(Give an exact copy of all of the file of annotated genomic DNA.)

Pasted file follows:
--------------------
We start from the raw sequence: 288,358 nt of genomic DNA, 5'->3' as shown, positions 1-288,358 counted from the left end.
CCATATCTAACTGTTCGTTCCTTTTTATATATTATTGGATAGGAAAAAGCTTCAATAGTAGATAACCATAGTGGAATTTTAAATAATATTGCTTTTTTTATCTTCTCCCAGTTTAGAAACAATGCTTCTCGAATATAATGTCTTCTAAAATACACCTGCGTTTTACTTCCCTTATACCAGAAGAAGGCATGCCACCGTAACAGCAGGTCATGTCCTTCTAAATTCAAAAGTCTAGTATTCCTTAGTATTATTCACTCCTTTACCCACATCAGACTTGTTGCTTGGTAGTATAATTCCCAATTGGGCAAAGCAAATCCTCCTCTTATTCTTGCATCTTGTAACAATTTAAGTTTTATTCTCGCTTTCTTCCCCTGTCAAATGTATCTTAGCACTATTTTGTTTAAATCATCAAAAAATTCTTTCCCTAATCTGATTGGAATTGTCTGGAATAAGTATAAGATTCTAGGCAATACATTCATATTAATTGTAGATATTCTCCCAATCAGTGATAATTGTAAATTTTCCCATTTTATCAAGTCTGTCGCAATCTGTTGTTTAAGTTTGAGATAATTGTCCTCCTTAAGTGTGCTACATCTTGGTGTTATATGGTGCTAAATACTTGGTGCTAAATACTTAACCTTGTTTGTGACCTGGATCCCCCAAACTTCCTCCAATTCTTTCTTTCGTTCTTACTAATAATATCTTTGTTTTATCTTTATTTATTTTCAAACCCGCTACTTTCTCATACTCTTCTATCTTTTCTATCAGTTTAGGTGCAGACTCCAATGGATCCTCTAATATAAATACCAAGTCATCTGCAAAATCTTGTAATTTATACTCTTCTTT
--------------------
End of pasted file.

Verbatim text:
We start from the raw sequence: 288,358 nt of genomic DNA, 5'->3' as shown, positions 1-288,358 counted from the left end.
CCATATCTAACTGTTCGTTCCTTTTTATATATTATTGGATAGGAAAAAGCTTCAATAGTAGATAACCATAGTGGAATTTTAAATAATATTGCTTTTTTTATCTTCTCCCAGTTTAGAAACAATGCTTCTCGAATATAATGTCTTCTAAAATACACCTGCGTTTTACTTCCCTTATACCAGAAGAAGGCATGCCACCGTAACAGCAGGTCATGTCCTTCTAAATTCAAAAGTCTAGTATTCCTTAGTATTATTCACTCCTTTACCCACATCAGACTTGTTGCTTGGTAGTATAATTCCCAATTGGGCAAAGCAAATCCTCCTCTTATTCTTGCATCTTGTAACAATTTAAGTTTTATTCTCGCTTTCTTCCCCTGTCAAATGTATCTTAGCACTATTTTGTTTAAATCATCAAAAAATTCTTTCCCTAATCTGATTGGAATTGTCTGGAATAAGTATAAGATTCTAGGCAATACATTCATATTAATTGTAGATATTCTCCCAATCAGTGATAATTGTAAATTTTCCCATTTTATCAAGTCTGTCGCAATCTGTTGTTTAAGTTTGAGATAATTGTCCTCCTTAAGTGTGCTACATCTTGGTGTTATATGGTGCTAAATACTTGGTGCTAAATACTTAACCTTGTTTGTGACCTGGATCCCCCAAACTTCCTCCAATTCTTTCTTTCGTTCTTACTAATAATATCTTTGTTTTATCTTTATTTATTTTCAAACCCGCTACTTTCTCATACTCTTCTATCTTTTCTATCAGTTTAGGTGCAGACTCCAATGGATCCTCTAATATAAATACCAAGTCATCTGCAAAATCTTGTAATTTATACTCTTCTTT